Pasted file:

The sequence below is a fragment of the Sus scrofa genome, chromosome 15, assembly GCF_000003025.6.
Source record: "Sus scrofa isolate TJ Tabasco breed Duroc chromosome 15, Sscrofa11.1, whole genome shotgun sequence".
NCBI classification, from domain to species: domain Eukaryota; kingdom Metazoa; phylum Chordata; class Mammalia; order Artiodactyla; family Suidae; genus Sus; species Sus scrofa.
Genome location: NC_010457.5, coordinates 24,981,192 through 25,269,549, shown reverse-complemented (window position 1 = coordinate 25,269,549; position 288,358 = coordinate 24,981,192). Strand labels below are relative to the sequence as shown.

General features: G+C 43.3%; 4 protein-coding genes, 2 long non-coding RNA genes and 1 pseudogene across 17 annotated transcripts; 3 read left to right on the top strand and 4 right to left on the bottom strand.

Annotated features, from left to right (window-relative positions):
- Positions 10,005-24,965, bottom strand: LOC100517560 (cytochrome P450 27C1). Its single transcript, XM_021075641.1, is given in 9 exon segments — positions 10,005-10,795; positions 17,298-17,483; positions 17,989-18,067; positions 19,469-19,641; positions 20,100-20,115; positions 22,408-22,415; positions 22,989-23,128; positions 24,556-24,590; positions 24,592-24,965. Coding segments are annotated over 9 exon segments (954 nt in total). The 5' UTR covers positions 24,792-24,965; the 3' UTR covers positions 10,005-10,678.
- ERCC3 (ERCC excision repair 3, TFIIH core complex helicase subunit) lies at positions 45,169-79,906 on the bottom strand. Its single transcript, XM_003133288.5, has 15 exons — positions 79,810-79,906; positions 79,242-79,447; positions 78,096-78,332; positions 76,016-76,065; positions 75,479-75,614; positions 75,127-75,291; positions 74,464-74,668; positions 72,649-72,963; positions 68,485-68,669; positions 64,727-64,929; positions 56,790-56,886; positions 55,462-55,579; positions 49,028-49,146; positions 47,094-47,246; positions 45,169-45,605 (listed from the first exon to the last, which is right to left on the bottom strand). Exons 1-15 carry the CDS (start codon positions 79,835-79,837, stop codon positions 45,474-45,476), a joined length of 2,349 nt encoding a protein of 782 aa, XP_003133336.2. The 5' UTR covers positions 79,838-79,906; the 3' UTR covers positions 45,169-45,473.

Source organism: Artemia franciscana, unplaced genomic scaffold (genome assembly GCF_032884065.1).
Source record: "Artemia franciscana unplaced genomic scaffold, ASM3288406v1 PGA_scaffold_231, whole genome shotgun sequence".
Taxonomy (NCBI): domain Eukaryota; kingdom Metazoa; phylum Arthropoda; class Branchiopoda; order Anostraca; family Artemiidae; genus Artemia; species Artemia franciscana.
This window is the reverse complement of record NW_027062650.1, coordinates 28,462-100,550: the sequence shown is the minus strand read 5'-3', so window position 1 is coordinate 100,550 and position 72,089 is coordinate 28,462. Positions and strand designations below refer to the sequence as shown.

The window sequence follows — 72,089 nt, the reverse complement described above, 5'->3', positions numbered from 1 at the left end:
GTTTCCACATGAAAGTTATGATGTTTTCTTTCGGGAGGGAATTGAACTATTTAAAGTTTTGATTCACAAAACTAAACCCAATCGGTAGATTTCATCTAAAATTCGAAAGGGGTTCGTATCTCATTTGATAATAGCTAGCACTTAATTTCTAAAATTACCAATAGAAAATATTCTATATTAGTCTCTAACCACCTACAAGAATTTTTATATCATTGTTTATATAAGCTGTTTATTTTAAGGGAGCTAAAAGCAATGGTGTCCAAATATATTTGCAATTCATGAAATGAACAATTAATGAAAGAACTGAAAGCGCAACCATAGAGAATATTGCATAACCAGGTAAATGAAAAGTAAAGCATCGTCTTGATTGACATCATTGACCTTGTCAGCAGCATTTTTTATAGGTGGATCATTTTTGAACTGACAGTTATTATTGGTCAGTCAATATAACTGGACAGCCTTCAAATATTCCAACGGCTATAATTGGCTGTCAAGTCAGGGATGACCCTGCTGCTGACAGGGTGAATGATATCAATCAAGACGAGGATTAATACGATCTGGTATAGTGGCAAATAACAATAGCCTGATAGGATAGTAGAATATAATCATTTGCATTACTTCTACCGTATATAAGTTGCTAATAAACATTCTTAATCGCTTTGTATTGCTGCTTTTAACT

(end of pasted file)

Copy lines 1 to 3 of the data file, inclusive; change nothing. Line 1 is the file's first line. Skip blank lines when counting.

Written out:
The sequence below is a fragment of the Sus scrofa genome, chromosome 15, assembly GCF_000003025.6.
Source record: "Sus scrofa isolate TJ Tabasco breed Duroc chromosome 15, Sscrofa11.1, whole genome shotgun sequence".
NCBI classification, from domain to species: domain Eukaryota; kingdom Metazoa; phylum Chordata; class Mammalia; order Artiodactyla; family Suidae; genus Sus; species Sus scrofa.